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NAMED ONE OF THE BEST BOOKS OF THE YEAR BY NPR � BuzzFeed � Tor.com � BookPage � Library Journal � Publishers Weekly • Naomi Novik, author of the New York Times bestselling and critically acclaimed Temeraire novels, introduces a bold new world rooted in folk stories and legends, as elemental as a Grimm fairy tale."Uprooted is confidently wrought and sympathetically cast. I might even call it bewitching."--Gregory Maguire, bestselling author of Wicked and Egg & Spoon "Our Dragon doesn't eat the girls he takes, no matter what stories they tell outside our valley. We hear them sometimes, from travelers passing through. They talk as though we were doing human sacrifice, and he were a real dragon. Of course that's not true: he may be a wizard and immortal, but he's still a man, and our fathers would band together and kill him if he wanted to eat one of us every ten years. He protects us against the Wood, and...
Publisher: 2015
Branch Call Number: Overdrive
Characteristics: 1 online resource
Reproduction: Electronic reproduction. New York : Del Rey, 2015. Requires OverDrive Read (file size: N/A KB) or Adobe Digital Editions (file size: 1914 KB) or Amazon Kindle (file size: N/A KB)
Additional Contributors: OverDrive, Inc
ISBN: 9780804179041


From Library Staff

2015 Nebula Award: Novel, Science Fiction

"Agnieszka has no plans to leave her village on the edge of the forest until she is unexpectedly chosen to serve the local wizard, a mysterious man known as the Dragon. Agnieszka's exploration of her new life coincides with an attack from the... Read More »

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Mar 17, 2018

This book captured my soul, pulling me right into the story. So much adventure. I have to say that I wasn't always happy with where the writer led me to next, but that's the point of story telling. You have to have some negative points so the character grows. This was my favorite book so far this year. Five stars.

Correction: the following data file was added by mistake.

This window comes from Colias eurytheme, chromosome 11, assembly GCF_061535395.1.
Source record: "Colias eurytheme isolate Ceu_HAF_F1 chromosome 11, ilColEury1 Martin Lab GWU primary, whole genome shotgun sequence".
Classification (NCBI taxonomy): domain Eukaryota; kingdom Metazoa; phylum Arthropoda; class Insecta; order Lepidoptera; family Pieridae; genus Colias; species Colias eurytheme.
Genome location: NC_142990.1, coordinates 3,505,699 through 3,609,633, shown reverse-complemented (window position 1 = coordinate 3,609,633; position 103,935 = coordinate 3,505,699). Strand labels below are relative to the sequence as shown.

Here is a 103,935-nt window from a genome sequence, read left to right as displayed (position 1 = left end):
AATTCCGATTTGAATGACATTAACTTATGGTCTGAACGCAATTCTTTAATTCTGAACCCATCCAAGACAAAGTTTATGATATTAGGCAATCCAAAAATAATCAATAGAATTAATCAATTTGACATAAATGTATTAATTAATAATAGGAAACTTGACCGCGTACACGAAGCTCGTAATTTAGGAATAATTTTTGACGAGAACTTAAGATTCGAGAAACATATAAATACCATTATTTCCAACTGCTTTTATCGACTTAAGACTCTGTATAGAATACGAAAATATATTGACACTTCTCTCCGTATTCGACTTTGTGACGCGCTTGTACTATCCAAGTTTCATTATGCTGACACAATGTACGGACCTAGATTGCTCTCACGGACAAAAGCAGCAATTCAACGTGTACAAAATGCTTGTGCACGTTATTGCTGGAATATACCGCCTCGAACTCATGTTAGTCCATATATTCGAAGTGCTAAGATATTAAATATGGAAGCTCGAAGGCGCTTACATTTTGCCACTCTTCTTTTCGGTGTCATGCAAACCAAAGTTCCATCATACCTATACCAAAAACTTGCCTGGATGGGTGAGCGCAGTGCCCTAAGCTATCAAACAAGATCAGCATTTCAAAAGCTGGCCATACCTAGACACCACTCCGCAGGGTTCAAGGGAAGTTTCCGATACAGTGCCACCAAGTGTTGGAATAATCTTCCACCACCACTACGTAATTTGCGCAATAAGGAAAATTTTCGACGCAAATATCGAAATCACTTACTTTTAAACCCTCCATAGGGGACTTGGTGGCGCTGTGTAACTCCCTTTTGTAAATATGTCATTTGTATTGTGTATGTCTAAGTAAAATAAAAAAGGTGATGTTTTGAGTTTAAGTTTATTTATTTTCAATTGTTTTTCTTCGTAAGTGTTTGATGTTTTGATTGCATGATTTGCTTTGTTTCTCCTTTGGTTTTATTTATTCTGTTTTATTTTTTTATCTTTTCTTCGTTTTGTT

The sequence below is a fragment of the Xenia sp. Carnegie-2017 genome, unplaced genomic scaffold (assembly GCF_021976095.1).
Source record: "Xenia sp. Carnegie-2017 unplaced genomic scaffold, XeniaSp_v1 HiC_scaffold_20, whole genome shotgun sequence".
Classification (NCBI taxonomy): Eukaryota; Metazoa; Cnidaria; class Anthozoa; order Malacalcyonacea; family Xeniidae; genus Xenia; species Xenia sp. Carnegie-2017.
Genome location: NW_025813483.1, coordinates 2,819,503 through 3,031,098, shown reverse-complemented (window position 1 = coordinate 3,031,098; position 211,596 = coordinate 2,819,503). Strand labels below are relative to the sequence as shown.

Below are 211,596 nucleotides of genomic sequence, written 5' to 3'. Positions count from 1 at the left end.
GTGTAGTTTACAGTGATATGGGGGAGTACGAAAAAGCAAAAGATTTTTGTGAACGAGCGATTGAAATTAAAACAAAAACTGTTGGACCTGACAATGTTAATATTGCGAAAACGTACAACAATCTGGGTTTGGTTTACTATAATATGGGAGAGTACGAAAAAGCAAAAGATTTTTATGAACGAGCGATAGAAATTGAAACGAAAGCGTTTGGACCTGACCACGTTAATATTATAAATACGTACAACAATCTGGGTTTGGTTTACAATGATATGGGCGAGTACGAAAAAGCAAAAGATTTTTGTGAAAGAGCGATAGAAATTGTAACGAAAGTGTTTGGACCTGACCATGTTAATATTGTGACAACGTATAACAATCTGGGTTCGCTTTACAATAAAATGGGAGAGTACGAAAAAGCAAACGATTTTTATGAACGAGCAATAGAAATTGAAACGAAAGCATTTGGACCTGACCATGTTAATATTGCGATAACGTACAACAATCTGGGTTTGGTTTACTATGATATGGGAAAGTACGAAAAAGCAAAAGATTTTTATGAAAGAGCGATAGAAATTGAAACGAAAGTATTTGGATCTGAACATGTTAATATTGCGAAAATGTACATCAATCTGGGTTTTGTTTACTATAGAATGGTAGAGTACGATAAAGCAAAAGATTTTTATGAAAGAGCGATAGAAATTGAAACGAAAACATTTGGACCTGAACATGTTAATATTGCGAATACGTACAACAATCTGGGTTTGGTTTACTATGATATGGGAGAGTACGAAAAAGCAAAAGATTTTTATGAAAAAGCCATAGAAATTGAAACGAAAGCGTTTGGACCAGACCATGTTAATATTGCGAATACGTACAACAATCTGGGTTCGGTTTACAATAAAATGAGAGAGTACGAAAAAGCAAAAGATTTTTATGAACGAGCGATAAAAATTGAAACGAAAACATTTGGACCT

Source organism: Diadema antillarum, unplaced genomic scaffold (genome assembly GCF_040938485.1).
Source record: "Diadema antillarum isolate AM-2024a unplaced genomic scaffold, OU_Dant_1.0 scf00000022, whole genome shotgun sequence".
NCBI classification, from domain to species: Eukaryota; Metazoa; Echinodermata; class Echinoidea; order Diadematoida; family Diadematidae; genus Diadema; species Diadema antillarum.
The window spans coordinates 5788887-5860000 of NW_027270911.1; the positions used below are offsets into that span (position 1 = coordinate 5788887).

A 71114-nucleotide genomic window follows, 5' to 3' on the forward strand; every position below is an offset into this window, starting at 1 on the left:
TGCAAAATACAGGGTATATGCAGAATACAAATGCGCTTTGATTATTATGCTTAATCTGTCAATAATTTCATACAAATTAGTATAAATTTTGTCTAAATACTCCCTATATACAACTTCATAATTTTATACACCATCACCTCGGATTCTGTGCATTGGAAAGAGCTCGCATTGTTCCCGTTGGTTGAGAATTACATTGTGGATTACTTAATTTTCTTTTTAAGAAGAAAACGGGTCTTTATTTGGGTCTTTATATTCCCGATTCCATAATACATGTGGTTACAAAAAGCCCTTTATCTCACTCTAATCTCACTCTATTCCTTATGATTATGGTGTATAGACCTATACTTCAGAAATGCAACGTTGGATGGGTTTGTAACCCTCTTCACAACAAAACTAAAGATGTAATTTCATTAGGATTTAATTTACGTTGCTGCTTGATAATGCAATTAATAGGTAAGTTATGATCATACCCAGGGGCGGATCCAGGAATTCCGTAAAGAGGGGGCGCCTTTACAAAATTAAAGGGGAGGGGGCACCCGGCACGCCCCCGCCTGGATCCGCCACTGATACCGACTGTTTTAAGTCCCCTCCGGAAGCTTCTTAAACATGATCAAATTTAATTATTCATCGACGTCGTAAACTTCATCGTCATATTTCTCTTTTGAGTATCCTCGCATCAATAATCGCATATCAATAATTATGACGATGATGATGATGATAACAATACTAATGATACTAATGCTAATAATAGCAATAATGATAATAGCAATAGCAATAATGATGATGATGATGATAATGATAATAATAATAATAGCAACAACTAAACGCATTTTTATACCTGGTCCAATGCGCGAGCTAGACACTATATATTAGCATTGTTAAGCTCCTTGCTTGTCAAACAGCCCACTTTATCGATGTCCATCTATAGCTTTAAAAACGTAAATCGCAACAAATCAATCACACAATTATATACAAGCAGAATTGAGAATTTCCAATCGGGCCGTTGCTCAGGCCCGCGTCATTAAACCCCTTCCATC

SPPL_Anna Mar 10, 2018

Uprooted is a fairy tale of a book, but more importantly it gave me the same feeling I got when reading something amazing as a child. It was the same feeling as reading Ella Enchanted or Howl's Moving Castle, and getting to feel that same joy in reading something that resonated so deeply with me.

Jan 29, 2018

Every ten years in Agnieszka's village during The Taking, the most promising young girl is chosen by the local wizard and taken from her family to live with him alone in his tower. Though everyone assumes the worst, no one knows why he wants them or what happens to the girls during their stay, only that they emerge ten years later, changed, and they never again return to live in the village. This year, though unspoken, it will naturally be her talented and beautiful friend Kasia who is taken. When the unthinkable occurs and Agnieszka herself is selected, she realizes she's about to find out what really happens.

This book had a few weaknesses, the primary being the sheer amount and intensity of verbal cruelty dumped on Agnieszka by Sarkan for a decent chunk of the story, enough that by the end I still hadn't forgiven him for it. If you can get past that, and also successfully track the changing alliances and manifestations of The Wood, it's a charming fantasy novel that can stand alone beautifully, though I believe sequel is on its way.

Jan 11, 2018

I really enjoyed this book it was a refreshing change. At first I was not sure but after reading it for a while it caught my interest and I found it hard to put down.

Nov 22, 2017

This book was rich, enrapturing, and believable, and I most appreciated that it didn't follow a typical narrative arc - it's much more about the fallout from what could have been the "big battle" in another book. The systems of magic were intricate without being unnecessarily complicated, as were Novik's description of the woods. I wasn't into the core romance, because 1) I hastily read the synopsis and was expecting a literal dragon, and 2) exploring a relationship with Agnieszka and her best friend Kasia would have been much more interesting.

OatmealThunder Nov 09, 2017

Sometimes you just want to read a book about magical, killer forests, and a burdgeoning witch and cranky magician that simultaneously detest and respect each other. Naomi Novik knows this, and she wrote this book for you.

Aug 11, 2017

Great read! Enchantingly written with engaging, strong female characters. Just what I love to read! Made me hope the author will write similar stories in the future.

Aug 02, 2017